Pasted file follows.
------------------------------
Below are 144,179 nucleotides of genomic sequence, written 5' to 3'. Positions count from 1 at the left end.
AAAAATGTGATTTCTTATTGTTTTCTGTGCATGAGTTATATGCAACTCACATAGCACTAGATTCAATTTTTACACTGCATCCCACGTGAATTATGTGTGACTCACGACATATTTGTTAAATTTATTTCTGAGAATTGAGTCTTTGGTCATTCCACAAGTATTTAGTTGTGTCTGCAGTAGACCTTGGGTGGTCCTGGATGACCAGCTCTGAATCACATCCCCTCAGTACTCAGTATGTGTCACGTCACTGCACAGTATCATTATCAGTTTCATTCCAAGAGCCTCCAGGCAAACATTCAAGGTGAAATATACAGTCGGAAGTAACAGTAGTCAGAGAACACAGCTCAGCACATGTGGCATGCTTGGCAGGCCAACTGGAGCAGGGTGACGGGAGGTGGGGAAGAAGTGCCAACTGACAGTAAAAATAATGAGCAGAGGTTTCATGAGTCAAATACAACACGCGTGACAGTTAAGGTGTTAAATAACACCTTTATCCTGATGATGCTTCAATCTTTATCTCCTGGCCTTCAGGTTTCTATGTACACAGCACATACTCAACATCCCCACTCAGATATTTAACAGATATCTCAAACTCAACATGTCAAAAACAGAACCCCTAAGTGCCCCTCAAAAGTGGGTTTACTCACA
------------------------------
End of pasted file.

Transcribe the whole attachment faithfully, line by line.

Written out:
Below are 144,179 nucleotides of genomic sequence, written 5' to 3'. Positions count from 1 at the left end.
AAAAATGTGATTTCTTATTGTTTTCTGTGCATGAGTTATATGCAACTCACATAGCACTAGATTCAATTTTTACACTGCATCCCACGTGAATTATGTGTGACTCACGACATATTTGTTAAATTTATTTCTGAGAATTGAGTCTTTGGTCATTCCACAAGTATTTAGTTGTGTCTGCAGTAGACCTTGGGTGGTCCTGGATGACCAGCTCTGAATCACATCCCCTCAGTACTCAGTATGTGTCACGTCACTGCACAGTATCATTATCAGTTTCATTCCAAGAGCCTCCAGGCAAACATTCAAGGTGAAATATACAGTCGGAAGTAACAGTAGTCAGAGAACACAGCTCAGCACATGTGGCATGCTTGGCAGGCCAACTGGAGCAGGGTGACGGGAGGTGGGGAAGAAGTGCCAACTGACAGTAAAAATAATGAGCAGAGGTTTCATGAGTCAAATACAACACGCGTGACAGTTAAGGTGTTAAATAACACCTTTATCCTGATGATGCTTCAATCTTTATCTCCTGGCCTTCAGGTTTCTATGTACACAGCACATACTCAACATCCCCACTCAGATATTTAACAGATATCTCAAACTCAACATGTCAAAAACAGAACCCCTAAGTGCCCCTCAAAAGTGGGTTTACTCACA